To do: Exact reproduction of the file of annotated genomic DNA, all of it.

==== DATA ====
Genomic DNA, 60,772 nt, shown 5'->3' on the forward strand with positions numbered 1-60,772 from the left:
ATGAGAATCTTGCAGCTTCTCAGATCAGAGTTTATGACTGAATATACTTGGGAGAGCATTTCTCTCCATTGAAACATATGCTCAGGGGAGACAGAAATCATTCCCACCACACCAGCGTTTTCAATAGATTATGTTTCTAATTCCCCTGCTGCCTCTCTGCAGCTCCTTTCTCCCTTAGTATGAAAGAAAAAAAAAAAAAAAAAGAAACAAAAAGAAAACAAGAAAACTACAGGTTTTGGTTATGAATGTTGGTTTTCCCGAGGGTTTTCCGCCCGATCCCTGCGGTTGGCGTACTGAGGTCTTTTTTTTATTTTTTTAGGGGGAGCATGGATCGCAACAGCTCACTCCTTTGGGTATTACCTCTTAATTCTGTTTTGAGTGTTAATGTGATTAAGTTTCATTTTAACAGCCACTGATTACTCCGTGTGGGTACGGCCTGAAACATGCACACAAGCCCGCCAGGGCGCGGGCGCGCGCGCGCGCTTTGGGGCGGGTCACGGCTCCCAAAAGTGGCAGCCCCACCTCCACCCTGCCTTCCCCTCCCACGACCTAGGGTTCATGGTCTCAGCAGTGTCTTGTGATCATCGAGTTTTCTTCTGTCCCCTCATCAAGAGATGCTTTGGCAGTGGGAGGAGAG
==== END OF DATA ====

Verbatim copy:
Genomic DNA, 60,772 nt, shown 5'->3' on the forward strand with positions numbered 1-60,772 from the left:
ATGAGAATCTTGCAGCTTCTCAGATCAGAGTTTATGACTGAATATACTTGGGAGAGCATTTCTCTCCATTGAAACATATGCTCAGGGGAGACAGAAATCATTCCCACCACACCAGCGTTTTCAATAGATTATGTTTCTAATTCCCCTGCTGCCTCTCTGCAGCTCCTTTCTCCCTTAGTATGAAAGAAAAAAAAAAAAAAAAAGAAACAAAAAGAAAACAAGAAAACTACAGGTTTTGGTTATGAATGTTGGTTTTCCCGAGGGTTTTCCGCCCGATCCCTGCGGTTGGCGTACTGAGGTCTTTTTTTTATTTTTTTAGGGGGAGCATGGATCGCAACAGCTCACTCCTTTGGGTATTACCTCTTAATTCTGTTTTGAGTGTTAATGTGATTAAGTTTCATTTTAACAGCCACTGATTACTCCGTGTGGGTACGGCCTGAAACATGCACACAAGCCCGCCAGGGCGCGGGCGCGCGCGCGCGCTTTGGGGCGGGTCACGGCTCCCAAAAGTGGCAGCCCCACCTCCACCCTGCCTTCCCCTCCCACGACCTAGGGTTCATGGTCTCAGCAGTGTCTTGTGATCATCGAGTTTTCTTCTGTCCCCTCATCAAGAGATGCTTTGGCAGTGGGAGGAGAG